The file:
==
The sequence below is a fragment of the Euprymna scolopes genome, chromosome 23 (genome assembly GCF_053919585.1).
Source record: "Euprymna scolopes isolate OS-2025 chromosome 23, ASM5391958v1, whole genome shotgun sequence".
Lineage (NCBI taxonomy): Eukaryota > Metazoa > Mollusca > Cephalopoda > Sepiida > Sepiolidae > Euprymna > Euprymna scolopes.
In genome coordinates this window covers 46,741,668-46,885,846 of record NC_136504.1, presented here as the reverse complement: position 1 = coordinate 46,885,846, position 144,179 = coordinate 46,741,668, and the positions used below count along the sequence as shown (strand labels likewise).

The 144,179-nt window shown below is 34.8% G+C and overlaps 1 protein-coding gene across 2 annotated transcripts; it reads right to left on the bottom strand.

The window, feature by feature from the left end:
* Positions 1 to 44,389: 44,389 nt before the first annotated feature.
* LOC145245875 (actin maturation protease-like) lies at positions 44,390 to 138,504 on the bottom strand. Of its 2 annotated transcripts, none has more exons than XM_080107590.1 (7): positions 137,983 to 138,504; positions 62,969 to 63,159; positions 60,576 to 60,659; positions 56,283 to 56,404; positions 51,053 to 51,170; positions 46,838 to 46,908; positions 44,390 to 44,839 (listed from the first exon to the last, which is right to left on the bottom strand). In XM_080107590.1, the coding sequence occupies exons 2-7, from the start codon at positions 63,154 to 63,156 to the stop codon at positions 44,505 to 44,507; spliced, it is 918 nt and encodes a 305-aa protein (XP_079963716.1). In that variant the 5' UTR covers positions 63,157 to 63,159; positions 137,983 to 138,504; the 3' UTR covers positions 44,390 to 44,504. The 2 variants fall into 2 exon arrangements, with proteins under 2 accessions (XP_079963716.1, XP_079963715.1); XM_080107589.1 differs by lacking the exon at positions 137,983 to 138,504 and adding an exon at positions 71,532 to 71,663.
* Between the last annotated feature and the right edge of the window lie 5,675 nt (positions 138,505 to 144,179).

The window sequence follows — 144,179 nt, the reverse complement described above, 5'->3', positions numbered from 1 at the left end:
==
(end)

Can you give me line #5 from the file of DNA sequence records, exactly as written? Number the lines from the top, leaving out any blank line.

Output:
The 144,179-nt window shown below is 34.8% G+C and overlaps 1 protein-coding gene across 2 annotated transcripts; it reads right to left on the bottom strand.